Mania and Depression as Two Different Worlds
Over the years I’ve consumed more than my fair share of Mental Illness media and literature. I’ve watched the movie “Touched with Fire”, the documentary “The Secret Life of a Manic-Depressive”, read the book “The Spiritual Gift of Madness” and the list goes on and on.
I’ve come upon a common theme of people with Bipolar Disorder making reference to another world, or a parallel world. To me this is a pleasant surprise as I have experience this phenomenon myself. Psychiatrist pin this down to a common delusion characteristic of the disorder. If I, however, spoke with people who had never met each other from all around the world describing the same thing, I might think there was something to it. And that’s the part that surprises me.
Before I started reading and exploring alternative perspectives of people with lived experience, I’d always though my funky experiences and perceptions were my own, or just part of the illness. But then when I heard people I’d never met describing the exact same thing with a conviction that matched the experience of that reality I once had too, I had to think there was something more to it. It was funny to hear people speak of another world in passing in a documentary, capturing it as if it were a delusion, yet really, it could be evidence to look for something more. Quantum physics will show this in the coming years. And the more people that understand this, the more the world will be that way. Then, we as Bipolar people will no longer have to describe this other world, but we will all be living in it without talking about it, just as we don’t talk about breathing air.
How does this relate to the experience of Bipolar Mania and Bipolar Depression?
Well, it came to me in the shower the other day that, if in fact Bipolar people are correct about the reality of two worlds, and that we have access to them, mania and depression aren’t actually states of mind but indications of which world one is in.
So, if our brain is in one world, call it “higher”, we experience mania. It looks strange to those is the “lower” world. We seem faster. If our brain is in the lower world, we experience depression. It’s sort of like how we could be running down the street (mania) and then if we run into a lake, we are slowed down and we can barely run (depression).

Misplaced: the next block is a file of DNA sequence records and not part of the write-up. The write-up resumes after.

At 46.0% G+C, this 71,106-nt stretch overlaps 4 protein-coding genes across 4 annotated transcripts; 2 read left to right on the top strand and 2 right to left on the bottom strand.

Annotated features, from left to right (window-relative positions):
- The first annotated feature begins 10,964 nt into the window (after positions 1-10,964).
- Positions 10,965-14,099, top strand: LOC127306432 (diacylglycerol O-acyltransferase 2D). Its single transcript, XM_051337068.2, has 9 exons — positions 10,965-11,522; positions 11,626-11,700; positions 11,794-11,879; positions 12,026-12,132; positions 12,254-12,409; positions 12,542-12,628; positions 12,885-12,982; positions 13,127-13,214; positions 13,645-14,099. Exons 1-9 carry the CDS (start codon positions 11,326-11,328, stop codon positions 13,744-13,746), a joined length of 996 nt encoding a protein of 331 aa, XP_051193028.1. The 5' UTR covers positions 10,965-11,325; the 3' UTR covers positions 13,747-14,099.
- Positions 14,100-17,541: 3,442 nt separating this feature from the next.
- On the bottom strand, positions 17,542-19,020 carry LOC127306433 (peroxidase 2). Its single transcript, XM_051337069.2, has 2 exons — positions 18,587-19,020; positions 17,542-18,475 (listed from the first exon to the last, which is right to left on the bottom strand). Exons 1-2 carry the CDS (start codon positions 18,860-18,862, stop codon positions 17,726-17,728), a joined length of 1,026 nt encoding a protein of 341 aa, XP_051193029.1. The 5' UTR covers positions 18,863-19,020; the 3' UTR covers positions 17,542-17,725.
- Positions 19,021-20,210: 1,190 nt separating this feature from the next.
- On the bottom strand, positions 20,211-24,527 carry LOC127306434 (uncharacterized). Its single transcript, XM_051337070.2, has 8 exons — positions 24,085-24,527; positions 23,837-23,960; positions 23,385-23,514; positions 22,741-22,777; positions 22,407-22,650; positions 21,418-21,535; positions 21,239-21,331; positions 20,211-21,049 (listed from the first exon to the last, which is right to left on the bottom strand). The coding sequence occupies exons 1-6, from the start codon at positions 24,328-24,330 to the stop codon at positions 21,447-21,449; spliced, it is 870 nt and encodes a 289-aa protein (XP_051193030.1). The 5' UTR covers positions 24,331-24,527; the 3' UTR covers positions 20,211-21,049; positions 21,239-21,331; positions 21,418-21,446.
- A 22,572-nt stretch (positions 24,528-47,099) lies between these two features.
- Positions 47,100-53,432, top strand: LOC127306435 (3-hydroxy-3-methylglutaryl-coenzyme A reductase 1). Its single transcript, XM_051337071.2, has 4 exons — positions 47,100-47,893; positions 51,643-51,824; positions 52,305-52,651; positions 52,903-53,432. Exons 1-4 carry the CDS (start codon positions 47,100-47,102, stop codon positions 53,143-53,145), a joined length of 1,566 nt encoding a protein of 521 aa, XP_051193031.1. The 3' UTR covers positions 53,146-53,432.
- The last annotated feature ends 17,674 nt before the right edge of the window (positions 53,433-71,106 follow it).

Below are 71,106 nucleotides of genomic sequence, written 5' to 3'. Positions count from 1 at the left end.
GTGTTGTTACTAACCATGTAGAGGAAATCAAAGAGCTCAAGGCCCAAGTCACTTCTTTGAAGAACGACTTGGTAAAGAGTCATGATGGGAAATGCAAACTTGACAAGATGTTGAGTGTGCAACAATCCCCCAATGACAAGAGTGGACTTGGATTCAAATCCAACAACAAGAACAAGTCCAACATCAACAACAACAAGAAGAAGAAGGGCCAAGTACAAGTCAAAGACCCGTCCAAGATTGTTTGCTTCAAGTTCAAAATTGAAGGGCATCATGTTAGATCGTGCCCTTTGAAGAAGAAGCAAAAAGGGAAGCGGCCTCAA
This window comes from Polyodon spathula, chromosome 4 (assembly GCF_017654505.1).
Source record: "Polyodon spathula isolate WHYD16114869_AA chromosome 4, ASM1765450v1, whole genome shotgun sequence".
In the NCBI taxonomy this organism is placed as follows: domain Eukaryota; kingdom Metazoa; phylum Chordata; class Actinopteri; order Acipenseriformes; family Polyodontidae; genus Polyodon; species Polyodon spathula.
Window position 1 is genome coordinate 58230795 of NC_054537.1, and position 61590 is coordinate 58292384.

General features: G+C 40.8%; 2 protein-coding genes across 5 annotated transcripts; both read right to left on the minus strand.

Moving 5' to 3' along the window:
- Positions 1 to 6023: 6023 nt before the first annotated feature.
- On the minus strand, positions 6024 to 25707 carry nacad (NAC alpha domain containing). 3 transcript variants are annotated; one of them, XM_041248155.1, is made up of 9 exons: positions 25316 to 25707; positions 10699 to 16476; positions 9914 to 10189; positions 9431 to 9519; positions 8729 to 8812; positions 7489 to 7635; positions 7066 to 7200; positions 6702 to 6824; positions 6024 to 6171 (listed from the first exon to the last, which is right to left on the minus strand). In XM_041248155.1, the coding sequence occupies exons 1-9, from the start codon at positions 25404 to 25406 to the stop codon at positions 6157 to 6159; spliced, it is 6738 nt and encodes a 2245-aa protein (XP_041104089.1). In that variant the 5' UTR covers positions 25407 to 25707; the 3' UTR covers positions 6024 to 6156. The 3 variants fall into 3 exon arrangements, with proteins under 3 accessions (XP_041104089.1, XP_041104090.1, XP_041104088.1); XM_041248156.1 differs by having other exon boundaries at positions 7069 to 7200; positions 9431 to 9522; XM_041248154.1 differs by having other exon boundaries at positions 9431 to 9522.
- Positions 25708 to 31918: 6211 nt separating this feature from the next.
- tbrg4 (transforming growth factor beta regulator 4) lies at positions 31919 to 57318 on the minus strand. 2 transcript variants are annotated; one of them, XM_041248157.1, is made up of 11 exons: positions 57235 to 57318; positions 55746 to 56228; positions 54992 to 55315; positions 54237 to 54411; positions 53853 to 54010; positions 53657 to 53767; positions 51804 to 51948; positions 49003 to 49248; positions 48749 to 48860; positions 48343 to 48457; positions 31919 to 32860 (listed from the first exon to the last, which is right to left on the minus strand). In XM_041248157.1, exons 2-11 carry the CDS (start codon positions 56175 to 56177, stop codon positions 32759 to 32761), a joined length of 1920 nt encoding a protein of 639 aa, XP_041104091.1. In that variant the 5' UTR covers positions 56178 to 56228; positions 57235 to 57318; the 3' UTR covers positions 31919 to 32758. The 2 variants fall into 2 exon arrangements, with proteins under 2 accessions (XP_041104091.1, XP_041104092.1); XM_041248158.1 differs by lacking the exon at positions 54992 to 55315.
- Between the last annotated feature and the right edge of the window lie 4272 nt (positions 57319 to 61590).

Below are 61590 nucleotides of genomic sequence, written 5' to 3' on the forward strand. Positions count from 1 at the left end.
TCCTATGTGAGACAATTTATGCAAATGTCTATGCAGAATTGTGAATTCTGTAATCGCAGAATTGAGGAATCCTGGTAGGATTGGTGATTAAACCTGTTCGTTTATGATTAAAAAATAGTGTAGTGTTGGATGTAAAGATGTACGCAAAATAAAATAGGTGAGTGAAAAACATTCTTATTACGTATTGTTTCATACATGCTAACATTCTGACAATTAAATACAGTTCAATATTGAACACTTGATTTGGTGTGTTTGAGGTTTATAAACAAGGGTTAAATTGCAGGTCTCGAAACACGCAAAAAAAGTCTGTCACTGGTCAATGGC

So again, mania and depression are an indication of which resonance we are in. Our brains are capable of processing the other world, but when it comes back to consensus, since it’s more dense, like the water of the lake, we are slowed down. That looks like slowed down depression to others and feels awful to us. In the same way, we would get bored of trying to run in a lake as it doesn’t make any sense compared to the free and easy movement of running through air.
If you’ve experienced this for yourself, you may be able to sense what I’m getting at.
There are many ways to make analogies out of this. I find it helpful to think about bipolar in many ways as one of the characteristics of mania is to have increased divergent thinking, lateral thinking, and ability to make connections and associations. By thinking differently when I’m in a lower state, it brings up my energy and mood by participating in an activity that I would innately do when in a higher or hypomanic state.
It seems that mania leads to lateral thinking and lateral thinking can create a slight mania. So we don’t have to wait for it to happen, we can do something to make it happen. And I’m not talking about a full blown mania, just a bit of an energetic boost. In might even propel us into the “higher” world.
Now if only we could not only describe this other world, but tell others how to get there too. That way, our brains would have to come back, be depressed, just to repeat the cycle again.
Do you know when you tip over into the other world? We are told we are having a mania. But could it be a parallel world?